Hong Kong faced its grimmest crisis since it was returned to the Chinese Communist party’s control in 1997, on Monday July 29.

The former British colony endured three consecutive days of mass protests that culminated in violence and chaos, following face-offs with riot police.

Sunday, July 28 Rally

Tens of thousands of pro-democracy activists, dressed in black, wearing hardhats, and armed with umbrellas gathered Sunday in a park in central Hong Kong for another rally.

The activists called for an independent investigation into police brutality and alleged collusion with gangsters on July 21’s attacks on Hong Kong commuters.


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Due to the sheer numbers, demonstrators inevitably dispersed across the city by early Sunday evening. This happened despite police’s orders to contain the rally to the park.

The protesters streamed throughout the central district of Hong Kong, occupying and obstructing main roads. Some set up barriers, blocking a major street near the Chinese regime’s representative office and chanted, “Reclaim Hong Kong!”

Sit-in, Marches, and Rallies

This summer, the former British colony experienced a series of pro-democracy rallies and marches, with recent activities culminating in face-offs between police and protesters.

Clashes between protesters and Hong Kong police have intensified, as pro-democracy activists schedule more protests.

On Saturday, July 27, thousands of Hon Kong people, including airline staff wearing black tops held a sit-in to let their voices be heard by visitors to the island city.

On Sunday, July 28, hundreds of thousands of protesters participated in a peaceful march in Yuen Long, despite police’s refusal to grant approval for the event. The demonstrators were protesting the police’s deliberately slow response on Sunday, July 21, when a group of men in white T-shirts, carrying wooden or metal poles started attacking and beating commuters, especially those dressed in black.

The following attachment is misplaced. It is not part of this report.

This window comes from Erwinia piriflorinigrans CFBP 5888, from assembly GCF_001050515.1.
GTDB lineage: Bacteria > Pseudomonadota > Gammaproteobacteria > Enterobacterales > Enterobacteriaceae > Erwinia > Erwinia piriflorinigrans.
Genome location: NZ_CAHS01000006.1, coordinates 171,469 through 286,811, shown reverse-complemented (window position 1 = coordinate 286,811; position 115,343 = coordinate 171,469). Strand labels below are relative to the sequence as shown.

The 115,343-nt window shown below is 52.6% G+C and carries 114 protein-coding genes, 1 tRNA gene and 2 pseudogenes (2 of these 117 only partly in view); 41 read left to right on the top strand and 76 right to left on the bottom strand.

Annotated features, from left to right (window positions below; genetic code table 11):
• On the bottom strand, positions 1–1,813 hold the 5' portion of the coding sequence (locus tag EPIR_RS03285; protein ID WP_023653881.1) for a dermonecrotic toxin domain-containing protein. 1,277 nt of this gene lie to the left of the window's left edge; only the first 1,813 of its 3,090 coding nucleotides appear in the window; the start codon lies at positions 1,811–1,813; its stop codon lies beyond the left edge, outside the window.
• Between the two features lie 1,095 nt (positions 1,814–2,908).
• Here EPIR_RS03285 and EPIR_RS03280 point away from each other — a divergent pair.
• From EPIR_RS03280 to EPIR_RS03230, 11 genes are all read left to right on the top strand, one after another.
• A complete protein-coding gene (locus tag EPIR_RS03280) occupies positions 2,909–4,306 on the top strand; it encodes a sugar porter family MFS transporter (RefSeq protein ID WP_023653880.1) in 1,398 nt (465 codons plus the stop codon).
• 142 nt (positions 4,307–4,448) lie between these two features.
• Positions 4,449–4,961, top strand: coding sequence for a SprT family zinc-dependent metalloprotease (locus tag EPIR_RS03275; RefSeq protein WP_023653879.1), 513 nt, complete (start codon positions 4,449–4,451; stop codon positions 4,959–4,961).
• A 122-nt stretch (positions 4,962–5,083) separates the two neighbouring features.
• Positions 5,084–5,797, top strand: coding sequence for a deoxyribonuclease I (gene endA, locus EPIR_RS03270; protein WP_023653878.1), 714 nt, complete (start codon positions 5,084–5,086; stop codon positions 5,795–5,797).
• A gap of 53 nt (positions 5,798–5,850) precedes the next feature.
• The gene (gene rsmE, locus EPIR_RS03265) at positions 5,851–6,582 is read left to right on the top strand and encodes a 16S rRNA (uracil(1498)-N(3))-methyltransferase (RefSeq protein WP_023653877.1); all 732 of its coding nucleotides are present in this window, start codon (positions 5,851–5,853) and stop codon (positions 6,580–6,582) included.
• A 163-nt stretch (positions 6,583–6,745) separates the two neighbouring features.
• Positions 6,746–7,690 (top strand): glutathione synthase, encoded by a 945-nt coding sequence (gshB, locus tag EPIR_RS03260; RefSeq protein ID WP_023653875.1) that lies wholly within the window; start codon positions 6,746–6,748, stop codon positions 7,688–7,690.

The attackers assumed that these people must have participated in a peaceful march that drew 430,000 people earlier during the day. At least 45 people were injured on Sunday July 21 during the Yuen Long attack. The police arrived only 30 minutes after the attack. Enraged local residents alleged that the police had showed up late deliberately. Police had arrested a few of the attackers and found that they had triad backgrounds.

“Heavy-handed Response”

According to organizer of the July 28 Yuen Long march, nearly 300,000 people joined in the event. But the peaceful march erupted into clashes when riot police retaliated forcefully by firing rubber-coated rounds, volleys of tear gas, and sponge grenades at protesters, leading to pandemonium in the streets.

Video footage showed riot police advancing threateningly and protesters retreating, amid clouds of tear gas.

Numerous tweets and viral footage show, what appears to be suspected triad members attacking people wearing black tops and hardhats, commuters, journalists, and even a pregnant woman, who was not wearing black. According to Ming Pao Daily, the woman, who was beaten unconscious is in stable condition.

Since early June, Hong Kong’s pro-democracy activists have been calling for the withdrawal of a highly controversial extradition bill that would allow the Chinese Communist Party to extradite people—locals and/or foreigners—to China for trial.

Since then, their demands extended to include independent inquiry into alleged police violence.

“The violent scenes in Yuen Long tonight were in part because Hong Kong police chose to inflame a tense situation rather than deescalate it,” Amnesty stated in statement posted on its website. “For police to declare today’s protest unlawful was simply wrong under international law.”

Amnesty International condemned the police’s “heavy-handed response” to the protest as “unacceptable.”

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